Takeaway & Rating

A slow burn horror of circumscribed lives and forced choices, Three Dark Crowns pits queen against queen. There’s a love triangle in there, but really you should read it for the zombie bear and all the variations on teenage dread.


*Obligatory Highlander reference below



yeah the cover doesn't really tell you what this baby is about

yeah the cover doesn’t really tell you what this baby is about

The Melancholy of Resistance (written by Laszlo Krasznahorkai and translated from Hungarian by George Szirtes) is, to say the least, a very odd book. It is odd in content, in structure, in everything. A circus comes to a small Hungarian town and brings with it an uneasy malevolence. The circus features a taxidermied whale and a mysterious circus feature referred to as “The Prince” – but prince of who and what and why are never explained. The plot oozes along, first with a deep sense of foreboding as we watch a woman just past middle age get sexually harassed on a train, and then condenses around the beatific town idiot, Janos Valuska, and the recluse to whom Valuska is inexplicably drawn, Mr. Eszter. The atmosphere of unease sparks into mobs, riots, death, and nihilism, and the book ends with a peculiarly satisfying if opaque ending.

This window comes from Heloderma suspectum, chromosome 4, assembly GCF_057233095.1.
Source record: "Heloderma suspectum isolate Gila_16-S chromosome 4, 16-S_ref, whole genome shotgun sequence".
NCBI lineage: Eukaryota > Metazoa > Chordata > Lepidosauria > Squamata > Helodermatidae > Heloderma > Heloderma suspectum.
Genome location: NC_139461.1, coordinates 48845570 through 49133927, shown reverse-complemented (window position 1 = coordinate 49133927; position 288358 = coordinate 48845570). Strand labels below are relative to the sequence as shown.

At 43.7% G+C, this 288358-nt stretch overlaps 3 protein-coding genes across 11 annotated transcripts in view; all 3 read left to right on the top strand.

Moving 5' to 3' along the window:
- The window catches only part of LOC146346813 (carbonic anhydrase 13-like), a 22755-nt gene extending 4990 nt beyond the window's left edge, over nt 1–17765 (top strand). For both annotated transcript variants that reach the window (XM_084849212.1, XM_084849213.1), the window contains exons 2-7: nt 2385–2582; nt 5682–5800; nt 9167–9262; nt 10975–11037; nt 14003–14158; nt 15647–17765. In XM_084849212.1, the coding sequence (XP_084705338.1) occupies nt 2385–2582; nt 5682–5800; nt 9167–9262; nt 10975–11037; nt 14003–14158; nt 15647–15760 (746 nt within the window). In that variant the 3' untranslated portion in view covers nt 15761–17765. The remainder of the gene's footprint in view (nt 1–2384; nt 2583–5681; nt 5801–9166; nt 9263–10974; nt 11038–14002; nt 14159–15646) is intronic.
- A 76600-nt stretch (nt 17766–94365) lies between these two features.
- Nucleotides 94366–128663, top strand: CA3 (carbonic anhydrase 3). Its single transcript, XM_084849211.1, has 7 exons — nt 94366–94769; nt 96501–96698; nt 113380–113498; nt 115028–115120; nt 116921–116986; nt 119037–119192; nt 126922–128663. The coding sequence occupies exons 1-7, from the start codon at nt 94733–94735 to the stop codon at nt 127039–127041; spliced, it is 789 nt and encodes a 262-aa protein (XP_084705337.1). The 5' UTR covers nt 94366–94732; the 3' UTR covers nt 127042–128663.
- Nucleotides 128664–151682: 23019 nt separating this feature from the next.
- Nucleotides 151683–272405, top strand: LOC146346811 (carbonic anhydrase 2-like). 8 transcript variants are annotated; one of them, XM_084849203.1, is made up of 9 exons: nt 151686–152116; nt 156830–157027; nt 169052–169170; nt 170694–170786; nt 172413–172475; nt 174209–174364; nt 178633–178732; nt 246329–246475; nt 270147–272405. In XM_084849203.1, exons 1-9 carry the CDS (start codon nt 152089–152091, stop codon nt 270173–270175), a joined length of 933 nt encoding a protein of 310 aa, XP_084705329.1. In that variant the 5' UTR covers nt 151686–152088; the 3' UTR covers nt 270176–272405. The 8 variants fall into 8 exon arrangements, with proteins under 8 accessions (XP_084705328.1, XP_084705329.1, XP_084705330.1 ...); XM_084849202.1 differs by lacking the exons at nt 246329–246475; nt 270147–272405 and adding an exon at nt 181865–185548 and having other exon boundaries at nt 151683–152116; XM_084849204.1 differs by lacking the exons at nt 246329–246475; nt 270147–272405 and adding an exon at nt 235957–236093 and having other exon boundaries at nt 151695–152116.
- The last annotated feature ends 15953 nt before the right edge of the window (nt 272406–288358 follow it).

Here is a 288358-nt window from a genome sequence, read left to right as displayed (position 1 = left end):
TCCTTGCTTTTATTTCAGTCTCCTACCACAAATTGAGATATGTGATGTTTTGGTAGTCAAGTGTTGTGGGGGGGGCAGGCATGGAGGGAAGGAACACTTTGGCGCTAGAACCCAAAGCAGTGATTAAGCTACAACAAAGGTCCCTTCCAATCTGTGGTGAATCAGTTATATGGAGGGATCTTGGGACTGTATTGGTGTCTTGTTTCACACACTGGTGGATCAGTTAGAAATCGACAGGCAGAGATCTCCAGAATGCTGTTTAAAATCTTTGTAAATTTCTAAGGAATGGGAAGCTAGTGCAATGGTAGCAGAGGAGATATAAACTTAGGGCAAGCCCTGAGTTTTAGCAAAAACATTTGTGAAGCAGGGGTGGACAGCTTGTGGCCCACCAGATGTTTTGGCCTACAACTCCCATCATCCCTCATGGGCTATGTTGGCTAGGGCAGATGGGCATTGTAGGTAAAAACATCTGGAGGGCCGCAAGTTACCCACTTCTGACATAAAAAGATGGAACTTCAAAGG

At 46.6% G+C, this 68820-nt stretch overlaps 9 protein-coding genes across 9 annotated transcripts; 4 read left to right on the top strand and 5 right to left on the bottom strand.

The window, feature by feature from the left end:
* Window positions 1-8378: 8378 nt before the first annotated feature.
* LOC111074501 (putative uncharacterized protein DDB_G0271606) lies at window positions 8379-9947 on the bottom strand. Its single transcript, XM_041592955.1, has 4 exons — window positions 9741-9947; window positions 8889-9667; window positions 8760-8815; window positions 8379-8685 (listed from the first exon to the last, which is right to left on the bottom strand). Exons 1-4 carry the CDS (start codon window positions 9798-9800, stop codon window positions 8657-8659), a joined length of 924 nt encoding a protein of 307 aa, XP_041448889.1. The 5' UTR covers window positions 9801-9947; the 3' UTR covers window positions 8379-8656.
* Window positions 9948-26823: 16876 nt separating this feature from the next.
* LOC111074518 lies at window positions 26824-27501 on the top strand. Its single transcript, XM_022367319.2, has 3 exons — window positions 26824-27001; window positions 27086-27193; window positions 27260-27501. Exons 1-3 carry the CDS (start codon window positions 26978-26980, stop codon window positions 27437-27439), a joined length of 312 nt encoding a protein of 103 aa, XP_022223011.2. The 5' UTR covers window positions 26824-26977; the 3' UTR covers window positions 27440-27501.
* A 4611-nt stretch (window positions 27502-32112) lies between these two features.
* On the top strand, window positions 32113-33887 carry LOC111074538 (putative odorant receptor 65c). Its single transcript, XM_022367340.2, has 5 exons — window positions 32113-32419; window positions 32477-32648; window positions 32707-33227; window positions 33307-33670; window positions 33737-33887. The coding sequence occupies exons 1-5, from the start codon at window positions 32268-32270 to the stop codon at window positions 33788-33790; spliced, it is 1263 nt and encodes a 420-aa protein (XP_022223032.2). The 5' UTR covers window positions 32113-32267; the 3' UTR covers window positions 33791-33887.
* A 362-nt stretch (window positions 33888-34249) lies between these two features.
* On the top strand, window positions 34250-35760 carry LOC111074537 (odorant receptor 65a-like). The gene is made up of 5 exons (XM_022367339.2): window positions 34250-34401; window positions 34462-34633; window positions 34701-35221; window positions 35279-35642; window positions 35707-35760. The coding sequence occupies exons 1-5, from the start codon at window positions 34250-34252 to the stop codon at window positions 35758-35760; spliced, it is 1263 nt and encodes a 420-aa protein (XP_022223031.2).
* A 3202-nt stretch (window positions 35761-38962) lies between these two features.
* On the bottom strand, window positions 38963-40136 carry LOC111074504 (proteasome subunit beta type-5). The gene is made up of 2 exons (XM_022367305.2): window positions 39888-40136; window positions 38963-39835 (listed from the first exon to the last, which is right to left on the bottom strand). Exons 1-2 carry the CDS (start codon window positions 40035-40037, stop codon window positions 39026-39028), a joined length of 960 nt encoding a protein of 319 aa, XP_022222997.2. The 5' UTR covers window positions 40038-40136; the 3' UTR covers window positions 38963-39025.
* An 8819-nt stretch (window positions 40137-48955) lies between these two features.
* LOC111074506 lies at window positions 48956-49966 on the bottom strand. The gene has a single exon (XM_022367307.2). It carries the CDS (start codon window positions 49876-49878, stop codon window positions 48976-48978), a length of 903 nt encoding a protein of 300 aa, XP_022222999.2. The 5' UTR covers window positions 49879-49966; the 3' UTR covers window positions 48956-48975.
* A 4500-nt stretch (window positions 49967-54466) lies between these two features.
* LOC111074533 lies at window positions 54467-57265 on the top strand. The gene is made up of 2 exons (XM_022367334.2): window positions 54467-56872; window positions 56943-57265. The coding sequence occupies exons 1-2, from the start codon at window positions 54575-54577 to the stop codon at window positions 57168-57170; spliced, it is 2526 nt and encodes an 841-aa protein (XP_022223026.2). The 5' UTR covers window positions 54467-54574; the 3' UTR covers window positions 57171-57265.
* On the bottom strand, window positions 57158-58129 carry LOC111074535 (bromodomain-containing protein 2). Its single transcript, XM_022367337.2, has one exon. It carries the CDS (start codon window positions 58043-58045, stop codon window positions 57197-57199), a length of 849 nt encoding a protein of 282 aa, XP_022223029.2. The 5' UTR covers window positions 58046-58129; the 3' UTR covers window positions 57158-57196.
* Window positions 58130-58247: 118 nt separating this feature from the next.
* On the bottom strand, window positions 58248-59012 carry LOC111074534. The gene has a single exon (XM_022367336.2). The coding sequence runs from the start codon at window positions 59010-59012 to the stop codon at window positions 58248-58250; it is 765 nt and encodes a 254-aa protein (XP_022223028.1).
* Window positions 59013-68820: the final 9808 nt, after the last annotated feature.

This is not an easy book to read. This is a demanding book that has to be met on its own terms, one that consumes you as much as you, the reader, consume it. I mean this is the best possible way: this is a book that assumes the best in its readers even as it presents a pessimistic view of the human race. It assumes that you are bright enough and capable enough and patient enough to let the story unfold as it needs to unfold. Really, reading The Melancholy of Resistance is like a magic trick: Krasznahorkai manages to cram a ton of seamless characterization and fluid plot development into a text with no paragraph breaks and remarkably little dialogue. The point of view hops back and forth between characters, but miraculously, it works. The way the book is written makes it hypnotic to read – the narrative washed over me, and I found myself reading it without paying very close attention, like the narrative insisted on easing into my mind through osmosis.

I definitely recommend the book, though with the caveat that it is work to read it, and the story, while fascinating, may leave you feeling a bit hollowed out. But it is a brilliant book, both in terms of what it has to say and how it says it.

A note about the kindle version: the formatting is terrible. I would recommend reading this in hardcopy if you get the option.

4/5 stars

well played, Mr. Krasznahorkai